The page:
$2.7 Million Taken From Citigroup Customers in Data Breach | CreditShout

$2.7 Million Taken From Citigroup Customers in Data Breach

By Dan Rafter / July 7, 2011

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The news keeps getting worse for Citigroup.

In late June, the financial services group — and large provider of credit cards — announced that customers whose account information was stolen in a major data breach discovered in May have lost an astounding $2.7 million.

This figure shows just how devastating these major data breaches have become. Credit card holders are losing an alarming amount of money because of them.

Citigroup reported that about 3,400 of its customers who had their credit-card information stolen suffered these losses.

And as serious as this is, the financial fallout could have been much worse: Cyber criminals had actually gained access to more than 360,000 credit-card accounts of Citi customers in the United States. Hackers were able to nab these customers’ credit card numbers, names and contact information.

In other words, the losses could have been far more severe.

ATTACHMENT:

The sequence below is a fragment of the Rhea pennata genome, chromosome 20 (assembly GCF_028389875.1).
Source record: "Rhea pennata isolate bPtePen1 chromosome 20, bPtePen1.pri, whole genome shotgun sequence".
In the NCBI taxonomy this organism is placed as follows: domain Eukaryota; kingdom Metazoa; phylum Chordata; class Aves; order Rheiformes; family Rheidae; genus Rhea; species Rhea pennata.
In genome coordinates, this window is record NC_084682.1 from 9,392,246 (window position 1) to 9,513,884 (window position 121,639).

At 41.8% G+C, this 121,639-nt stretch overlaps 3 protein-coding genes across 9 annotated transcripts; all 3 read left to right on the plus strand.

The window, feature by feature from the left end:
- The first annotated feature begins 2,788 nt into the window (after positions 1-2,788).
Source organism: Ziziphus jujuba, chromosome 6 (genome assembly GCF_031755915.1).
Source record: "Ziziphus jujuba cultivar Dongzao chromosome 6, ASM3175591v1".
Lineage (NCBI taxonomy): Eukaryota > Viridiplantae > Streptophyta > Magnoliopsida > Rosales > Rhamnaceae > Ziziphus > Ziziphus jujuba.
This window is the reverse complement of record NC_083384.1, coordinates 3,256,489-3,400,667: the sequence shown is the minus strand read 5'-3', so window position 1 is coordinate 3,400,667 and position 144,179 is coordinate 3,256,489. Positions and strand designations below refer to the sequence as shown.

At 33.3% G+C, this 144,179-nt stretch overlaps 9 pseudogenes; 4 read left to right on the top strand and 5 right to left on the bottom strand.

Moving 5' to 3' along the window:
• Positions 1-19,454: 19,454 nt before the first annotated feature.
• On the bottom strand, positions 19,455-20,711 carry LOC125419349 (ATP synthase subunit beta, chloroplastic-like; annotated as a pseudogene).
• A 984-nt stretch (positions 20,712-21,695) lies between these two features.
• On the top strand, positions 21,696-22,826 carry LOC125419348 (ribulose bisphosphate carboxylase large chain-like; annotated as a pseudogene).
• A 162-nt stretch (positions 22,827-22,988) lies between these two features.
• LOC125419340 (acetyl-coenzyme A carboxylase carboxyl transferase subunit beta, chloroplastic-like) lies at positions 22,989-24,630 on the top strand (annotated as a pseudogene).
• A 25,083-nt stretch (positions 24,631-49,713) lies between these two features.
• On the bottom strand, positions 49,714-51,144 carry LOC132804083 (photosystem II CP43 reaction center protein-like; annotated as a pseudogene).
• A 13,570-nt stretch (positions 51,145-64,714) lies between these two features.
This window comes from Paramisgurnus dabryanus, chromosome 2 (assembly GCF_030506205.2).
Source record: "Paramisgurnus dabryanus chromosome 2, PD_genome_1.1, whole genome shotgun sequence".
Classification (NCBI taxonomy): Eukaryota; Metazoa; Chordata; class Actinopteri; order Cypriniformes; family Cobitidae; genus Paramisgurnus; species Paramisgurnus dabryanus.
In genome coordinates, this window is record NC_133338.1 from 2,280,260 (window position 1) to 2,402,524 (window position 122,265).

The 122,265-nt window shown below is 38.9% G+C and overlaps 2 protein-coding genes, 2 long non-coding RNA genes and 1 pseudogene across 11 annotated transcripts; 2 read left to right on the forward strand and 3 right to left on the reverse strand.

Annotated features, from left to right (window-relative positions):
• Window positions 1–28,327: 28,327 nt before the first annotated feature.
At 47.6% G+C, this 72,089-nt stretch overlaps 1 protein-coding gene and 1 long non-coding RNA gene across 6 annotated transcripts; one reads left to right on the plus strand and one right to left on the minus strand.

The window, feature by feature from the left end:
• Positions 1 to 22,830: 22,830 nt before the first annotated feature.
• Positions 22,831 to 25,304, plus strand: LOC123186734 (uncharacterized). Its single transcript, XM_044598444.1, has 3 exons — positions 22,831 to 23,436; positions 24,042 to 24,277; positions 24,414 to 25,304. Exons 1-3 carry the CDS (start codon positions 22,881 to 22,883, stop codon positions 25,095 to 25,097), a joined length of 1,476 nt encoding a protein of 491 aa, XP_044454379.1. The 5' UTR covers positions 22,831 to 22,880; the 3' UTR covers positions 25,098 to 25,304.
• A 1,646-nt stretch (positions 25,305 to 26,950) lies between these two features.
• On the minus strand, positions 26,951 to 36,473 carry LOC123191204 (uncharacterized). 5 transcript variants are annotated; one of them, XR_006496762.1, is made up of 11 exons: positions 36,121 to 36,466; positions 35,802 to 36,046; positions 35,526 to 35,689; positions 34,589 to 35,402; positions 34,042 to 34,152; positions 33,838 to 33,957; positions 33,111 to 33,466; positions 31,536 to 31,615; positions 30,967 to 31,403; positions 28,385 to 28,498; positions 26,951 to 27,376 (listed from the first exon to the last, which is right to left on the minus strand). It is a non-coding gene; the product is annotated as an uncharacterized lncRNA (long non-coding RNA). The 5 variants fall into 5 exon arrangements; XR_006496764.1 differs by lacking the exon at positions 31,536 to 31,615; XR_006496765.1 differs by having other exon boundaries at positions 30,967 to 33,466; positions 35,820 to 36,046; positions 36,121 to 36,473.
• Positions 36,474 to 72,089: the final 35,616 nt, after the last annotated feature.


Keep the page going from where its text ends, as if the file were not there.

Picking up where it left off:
Protect Yourself

There’s nothing you can do to prevent your credit card data from being stolen in a widespread security breach. Sure, you can do without credit cards and live a cash-only lifestyle. But few customers can make this work today.

The real impact that consumers can have comes after a data breach has been discovered. In most of these breaches, hackers take the information they glean and try to victimize credit-card holders through phishing schemes.

About Phishing

Most phishing works like this: You’ll receive an e-mail that looks like it came from Citigroup — or another major financial services company or bank — asking you provide account information and other personal data such as your Social Security Number or bank routing number. If you provide this information, the scammers will quickly drain funds from your bank account.

There’s an easy way to protect yourself from phishing: Never provide financial information in response to an e-mail. Any e-mail you receive asking for your important financial data, no matter how reputable it looks, is a scam. Simply put, your bank will never send you an e-mail message asking for your account numbers, Social Security number, routing number or other important information.

If the alarming number of data breaches lately have any silver lining, it is this: They are at least pounding home the message once again that consumers must take care with their financial information.

The editorial content on this page is not provided by any of the companies mentioned and has not been reviewed, approved or otherwise endorsed by any of these entities. Opinions expressed here are the author's alone.Additionally, the opinions of the commenters are not necessarily the opinions of this site

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